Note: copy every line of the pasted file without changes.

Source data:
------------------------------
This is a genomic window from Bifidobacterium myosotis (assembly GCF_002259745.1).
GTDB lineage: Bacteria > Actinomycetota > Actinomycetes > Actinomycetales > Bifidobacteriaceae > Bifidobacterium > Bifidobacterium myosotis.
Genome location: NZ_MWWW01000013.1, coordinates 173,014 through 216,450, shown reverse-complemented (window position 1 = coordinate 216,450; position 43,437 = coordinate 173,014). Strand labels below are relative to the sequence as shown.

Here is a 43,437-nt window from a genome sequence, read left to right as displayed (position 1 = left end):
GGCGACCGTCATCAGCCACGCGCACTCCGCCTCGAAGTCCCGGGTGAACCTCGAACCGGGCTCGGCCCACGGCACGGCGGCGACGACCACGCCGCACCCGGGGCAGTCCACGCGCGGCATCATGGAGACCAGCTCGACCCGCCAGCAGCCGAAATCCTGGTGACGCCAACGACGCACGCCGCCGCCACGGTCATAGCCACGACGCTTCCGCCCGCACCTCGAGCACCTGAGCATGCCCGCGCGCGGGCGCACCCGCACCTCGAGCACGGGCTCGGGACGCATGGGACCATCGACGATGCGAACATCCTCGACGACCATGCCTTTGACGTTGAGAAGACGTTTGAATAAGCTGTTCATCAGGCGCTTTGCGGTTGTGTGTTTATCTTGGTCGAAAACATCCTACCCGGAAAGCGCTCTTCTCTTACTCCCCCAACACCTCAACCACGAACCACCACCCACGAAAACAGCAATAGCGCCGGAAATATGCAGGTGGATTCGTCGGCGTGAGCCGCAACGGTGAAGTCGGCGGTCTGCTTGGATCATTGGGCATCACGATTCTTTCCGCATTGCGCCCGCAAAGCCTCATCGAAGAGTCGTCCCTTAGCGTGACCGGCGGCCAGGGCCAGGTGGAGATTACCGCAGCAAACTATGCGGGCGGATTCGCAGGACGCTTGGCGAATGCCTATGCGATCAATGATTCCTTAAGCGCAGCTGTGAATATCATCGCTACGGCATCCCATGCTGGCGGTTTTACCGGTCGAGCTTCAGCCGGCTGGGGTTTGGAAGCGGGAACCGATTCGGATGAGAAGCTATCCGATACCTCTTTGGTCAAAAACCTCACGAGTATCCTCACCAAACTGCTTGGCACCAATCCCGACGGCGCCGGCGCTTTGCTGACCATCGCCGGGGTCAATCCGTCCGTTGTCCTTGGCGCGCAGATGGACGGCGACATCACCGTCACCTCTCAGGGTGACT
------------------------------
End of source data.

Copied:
This is a genomic window from Bifidobacterium myosotis (assembly GCF_002259745.1).
GTDB lineage: Bacteria > Actinomycetota > Actinomycetes > Actinomycetales > Bifidobacteriaceae > Bifidobacterium > Bifidobacterium myosotis.
Genome location: NZ_MWWW01000013.1, coordinates 173,014 through 216,450, shown reverse-complemented (window position 1 = coordinate 216,450; position 43,437 = coordinate 173,014). Strand labels below are relative to the sequence as shown.

Here is a 43,437-nt window from a genome sequence, read left to right as displayed (position 1 = left end):
GGCGACCGTCATCAGCCACGCGCACTCCGCCTCGAAGTCCCGGGTGAACCTCGAACCGGGCTCGGCCCACGGCACGGCGGCGACGACCACGCCGCACCCGGGGCAGTCCACGCGCGGCATCATGGAGACCAGCTCGACCCGCCAGCAGCCGAAATCCTGGTGACGCCAACGACGCACGCCGCCGCCACGGTCATAGCCACGACGCTTCCGCCCGCACCTCGAGCACCTGAGCATGCCCGCGCGCGGGCGCACCCGCACCTCGAGCACGGGCTCGGGACGCATGGGACCATCGACGATGCGAACATCCTCGACGACCATGCCTTTGACGTTGAGAAGACGTTTGAATAAGCTGTTCATCAGGCGCTTTGCGGTTGTGTGTTTATCTTGGTCGAAAACATCCTACCCGGAAAGCGCTCTTCTCTTACTCCCCCAACACCTCAACCACGAACCACCACCCACGAAAACAGCAATAGCGCCGGAAATATGCAGGTGGATTCGTCGGCGTGAGCCGCAACGGTGAAGTCGGCGGTCTGCTTGGATCATTGGGCATCACGATTCTTTCCGCATTGCGCCCGCAAAGCCTCATCGAAGAGTCGTCCCTTAGCGTGACCGGCGGCCAGGGCCAGGTGGAGATTACCGCAGCAAACTATGCGGGCGGATTCGCAGGACGCTTGGCGAATGCCTATGCGATCAATGATTCCTTAAGCGCAGCTGTGAATATCATCGCTACGGCATCCCATGCTGGCGGTTTTACCGGTCGAGCTTCAGCCGGCTGGGGTTTGGAAGCGGGAACCGATTCGGATGAGAAGCTATCCGATACCTCTTTGGTCAAAAACCTCACGAGTATCCTCACCAAACTGCTTGGCACCAATCCCGACGGCGCCGGCGCTTTGCTGACCATCGCCGGGGTCAATCCGTCCGTTGTCCTTGGCGCGCAGATGGACGGCGACATCACCGTCACCTCTCAGGGTGACT